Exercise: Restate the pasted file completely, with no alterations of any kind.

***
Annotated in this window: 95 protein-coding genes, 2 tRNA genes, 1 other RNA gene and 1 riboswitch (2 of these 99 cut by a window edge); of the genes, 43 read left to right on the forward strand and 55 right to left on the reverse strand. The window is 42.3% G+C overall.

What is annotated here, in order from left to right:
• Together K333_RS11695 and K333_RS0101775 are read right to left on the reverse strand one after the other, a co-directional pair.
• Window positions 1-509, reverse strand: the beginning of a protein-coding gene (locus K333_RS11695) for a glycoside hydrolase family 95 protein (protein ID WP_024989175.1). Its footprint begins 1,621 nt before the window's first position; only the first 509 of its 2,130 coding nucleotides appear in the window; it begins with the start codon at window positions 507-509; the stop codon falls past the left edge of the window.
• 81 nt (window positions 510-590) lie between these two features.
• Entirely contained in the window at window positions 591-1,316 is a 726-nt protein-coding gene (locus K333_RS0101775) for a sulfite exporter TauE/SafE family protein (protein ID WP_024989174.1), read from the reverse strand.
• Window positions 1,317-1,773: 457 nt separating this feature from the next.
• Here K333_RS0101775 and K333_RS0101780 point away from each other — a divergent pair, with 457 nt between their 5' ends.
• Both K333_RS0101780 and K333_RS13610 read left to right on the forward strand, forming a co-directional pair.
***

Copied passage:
Annotated in this window: 95 protein-coding genes, 2 tRNA genes, 1 other RNA gene and 1 riboswitch (2 of these 99 cut by a window edge); of the genes, 43 read left to right on the forward strand and 55 right to left on the reverse strand. The window is 42.3% G+C overall.

What is annotated here, in order from left to right:
• Together K333_RS11695 and K333_RS0101775 are read right to left on the reverse strand one after the other, a co-directional pair.
• Window positions 1-509, reverse strand: the beginning of a protein-coding gene (locus K333_RS11695) for a glycoside hydrolase family 95 protein (protein ID WP_024989175.1). Its footprint begins 1,621 nt before the window's first position; only the first 509 of its 2,130 coding nucleotides appear in the window; it begins with the start codon at window positions 507-509; the stop codon falls past the left edge of the window.
• 81 nt (window positions 510-590) lie between these two features.
• Entirely contained in the window at window positions 591-1,316 is a 726-nt protein-coding gene (locus K333_RS0101775) for a sulfite exporter TauE/SafE family protein (protein ID WP_024989174.1), read from the reverse strand.
• Window positions 1,317-1,773: 457 nt separating this feature from the next.
• Here K333_RS0101775 and K333_RS0101780 point away from each other — a divergent pair, with 457 nt between their 5' ends.
• Both K333_RS0101780 and K333_RS13610 read left to right on the forward strand, forming a co-directional pair.